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Navel-gazing to visualise future

By Joseph Pond

What do enlightenment and bellybutton fluff have in common? Answer: both are found through navel-gazing. I like the term navel-gazing. It paints a picture which has a strong physical response. (Depending on whose bellybutton I imagine myself to be exploring.)

It's almost a month into 2017, and some have kept to their resolutions while many have not. Don't worry. The road to Strange New Worlds tends to have bumps along the way. The trick is staying on the path. This is much easier if you have an idea of where you want to go. So here's a secret: the unconscious mind thinks in terms of pictures.

Have you ever read a menu where the food has been so exquisitely described that you can practically see it steaming aromatically in front of you? I'm sure everyone's fantasised at least once (or a million times) about a charmingly sensual person who's made the pulse quicken. If so, you understand that visual imagination is the best way to supercharge motivation.

So do this: close your eyes and imagine yourself getting into the basket of a balloon, floating into your future, setting down, getting out, and exploring what life will be like for you in one year. Then travel five years into the future.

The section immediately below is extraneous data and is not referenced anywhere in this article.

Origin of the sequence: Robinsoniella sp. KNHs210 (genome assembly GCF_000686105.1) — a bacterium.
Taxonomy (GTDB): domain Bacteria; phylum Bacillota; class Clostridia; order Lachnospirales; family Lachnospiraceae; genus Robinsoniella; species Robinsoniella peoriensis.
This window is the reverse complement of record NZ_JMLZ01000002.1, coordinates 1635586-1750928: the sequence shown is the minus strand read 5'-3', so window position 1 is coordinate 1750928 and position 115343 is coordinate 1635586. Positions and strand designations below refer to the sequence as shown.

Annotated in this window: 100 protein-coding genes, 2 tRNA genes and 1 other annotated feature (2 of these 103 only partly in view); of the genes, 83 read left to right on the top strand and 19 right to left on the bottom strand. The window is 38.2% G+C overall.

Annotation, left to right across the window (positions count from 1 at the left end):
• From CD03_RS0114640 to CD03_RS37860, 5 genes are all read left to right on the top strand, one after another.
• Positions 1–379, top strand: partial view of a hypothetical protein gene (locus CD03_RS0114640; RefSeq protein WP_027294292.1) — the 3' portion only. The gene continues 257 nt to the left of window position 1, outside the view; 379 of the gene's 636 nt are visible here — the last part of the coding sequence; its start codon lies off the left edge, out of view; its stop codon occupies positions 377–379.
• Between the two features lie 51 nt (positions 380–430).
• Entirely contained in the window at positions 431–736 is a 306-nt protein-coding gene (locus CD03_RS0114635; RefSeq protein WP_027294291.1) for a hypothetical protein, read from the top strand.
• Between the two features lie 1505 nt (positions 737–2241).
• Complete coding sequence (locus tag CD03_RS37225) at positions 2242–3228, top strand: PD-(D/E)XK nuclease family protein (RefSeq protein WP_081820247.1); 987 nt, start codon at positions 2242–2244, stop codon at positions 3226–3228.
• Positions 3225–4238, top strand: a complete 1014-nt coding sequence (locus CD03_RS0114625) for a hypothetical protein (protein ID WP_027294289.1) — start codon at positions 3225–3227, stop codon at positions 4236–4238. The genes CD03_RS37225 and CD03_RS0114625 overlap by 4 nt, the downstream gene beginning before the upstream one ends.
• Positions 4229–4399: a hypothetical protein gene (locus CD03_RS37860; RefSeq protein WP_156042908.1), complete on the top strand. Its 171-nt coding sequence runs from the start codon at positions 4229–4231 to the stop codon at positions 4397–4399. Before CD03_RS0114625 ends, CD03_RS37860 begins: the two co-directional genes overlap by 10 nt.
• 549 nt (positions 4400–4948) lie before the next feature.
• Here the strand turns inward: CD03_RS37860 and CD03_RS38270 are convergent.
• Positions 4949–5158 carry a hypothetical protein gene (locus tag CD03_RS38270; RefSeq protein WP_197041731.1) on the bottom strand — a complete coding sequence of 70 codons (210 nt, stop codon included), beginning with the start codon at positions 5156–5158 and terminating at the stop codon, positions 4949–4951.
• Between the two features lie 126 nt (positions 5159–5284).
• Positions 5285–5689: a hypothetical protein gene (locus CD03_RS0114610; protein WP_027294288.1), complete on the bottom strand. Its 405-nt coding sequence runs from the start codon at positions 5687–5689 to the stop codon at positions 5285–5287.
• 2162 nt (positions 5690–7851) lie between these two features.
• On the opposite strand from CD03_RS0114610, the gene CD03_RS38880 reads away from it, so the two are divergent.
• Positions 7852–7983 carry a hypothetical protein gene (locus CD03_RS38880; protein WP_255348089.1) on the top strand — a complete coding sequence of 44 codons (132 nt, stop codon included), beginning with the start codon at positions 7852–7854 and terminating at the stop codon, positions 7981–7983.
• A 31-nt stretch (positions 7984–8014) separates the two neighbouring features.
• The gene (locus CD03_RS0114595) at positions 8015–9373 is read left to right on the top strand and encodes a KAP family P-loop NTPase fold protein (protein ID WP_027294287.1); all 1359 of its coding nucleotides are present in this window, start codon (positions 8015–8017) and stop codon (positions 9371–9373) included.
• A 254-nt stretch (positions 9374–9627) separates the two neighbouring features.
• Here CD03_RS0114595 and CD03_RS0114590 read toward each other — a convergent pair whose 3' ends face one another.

Each time, imagine your life in as much rich, exquisite detail as you can. Describe what you're seeing out loud - this is crucial. First visually create, then verbally articulate.

When you imagine a future in enough detail that it feels real (just as a well-written menu makes you salivate), the unconscious mind says, "Since this is pre-determined, I'd better get to work making it happen."

This brings us back to navel-gazing. The goal of visualisation is to create a self-fulfilling prophecy, but there's a thin line between that and self-deception. Here's the difference: a self-fulfilling prophecy requires real world action, and these actions, in turn, change what you're able to visualise; it's a feedback loop. Self-deception doesn't require the outside world. You can navel-gaze in a house that's crumbling and pretend it's a palace. Avoid self-deception.

Joseph Pond is a clinical hypnotherapist, an acupuncturist, and a mindfulness instructor. He is co-founder of Hypnosis Explorers NI and conducts workshops in hypnosis with PowerTrance.Reach him at or at Hypnosis/ ?ref=hl/?ref=hl

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